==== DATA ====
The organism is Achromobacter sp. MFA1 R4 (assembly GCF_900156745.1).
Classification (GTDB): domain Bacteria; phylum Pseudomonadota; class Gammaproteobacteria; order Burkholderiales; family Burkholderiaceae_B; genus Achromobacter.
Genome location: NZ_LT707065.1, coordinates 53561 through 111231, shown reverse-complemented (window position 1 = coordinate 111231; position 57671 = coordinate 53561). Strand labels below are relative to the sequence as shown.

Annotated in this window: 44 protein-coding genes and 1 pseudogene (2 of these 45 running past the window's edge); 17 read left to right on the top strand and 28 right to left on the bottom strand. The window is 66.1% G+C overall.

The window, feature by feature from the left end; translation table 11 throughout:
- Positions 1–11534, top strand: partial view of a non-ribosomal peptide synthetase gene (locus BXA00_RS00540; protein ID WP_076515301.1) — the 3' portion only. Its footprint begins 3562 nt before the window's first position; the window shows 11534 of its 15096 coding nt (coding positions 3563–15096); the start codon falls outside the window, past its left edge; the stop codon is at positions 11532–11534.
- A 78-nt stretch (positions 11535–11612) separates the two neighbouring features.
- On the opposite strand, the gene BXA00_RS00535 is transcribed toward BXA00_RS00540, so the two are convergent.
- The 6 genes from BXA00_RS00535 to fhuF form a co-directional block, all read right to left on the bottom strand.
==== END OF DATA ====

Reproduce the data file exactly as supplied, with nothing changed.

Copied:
The organism is Achromobacter sp. MFA1 R4 (assembly GCF_900156745.1).
Classification (GTDB): domain Bacteria; phylum Pseudomonadota; class Gammaproteobacteria; order Burkholderiales; family Burkholderiaceae_B; genus Achromobacter.
Genome location: NZ_LT707065.1, coordinates 53561 through 111231, shown reverse-complemented (window position 1 = coordinate 111231; position 57671 = coordinate 53561). Strand labels below are relative to the sequence as shown.

Annotated in this window: 44 protein-coding genes and 1 pseudogene (2 of these 45 running past the window's edge); 17 read left to right on the top strand and 28 right to left on the bottom strand. The window is 66.1% G+C overall.

The window, feature by feature from the left end; translation table 11 throughout:
- Positions 1–11534, top strand: partial view of a non-ribosomal peptide synthetase gene (locus BXA00_RS00540; protein ID WP_076515301.1) — the 3' portion only. Its footprint begins 3562 nt before the window's first position; the window shows 11534 of its 15096 coding nt (coding positions 3563–15096); the start codon falls outside the window, past its left edge; the stop codon is at positions 11532–11534.
- A 78-nt stretch (positions 11535–11612) separates the two neighbouring features.
- On the opposite strand, the gene BXA00_RS00535 is transcribed toward BXA00_RS00540, so the two are convergent.
- The 6 genes from BXA00_RS00535 to fhuF form a co-directional block, all read right to left on the bottom strand.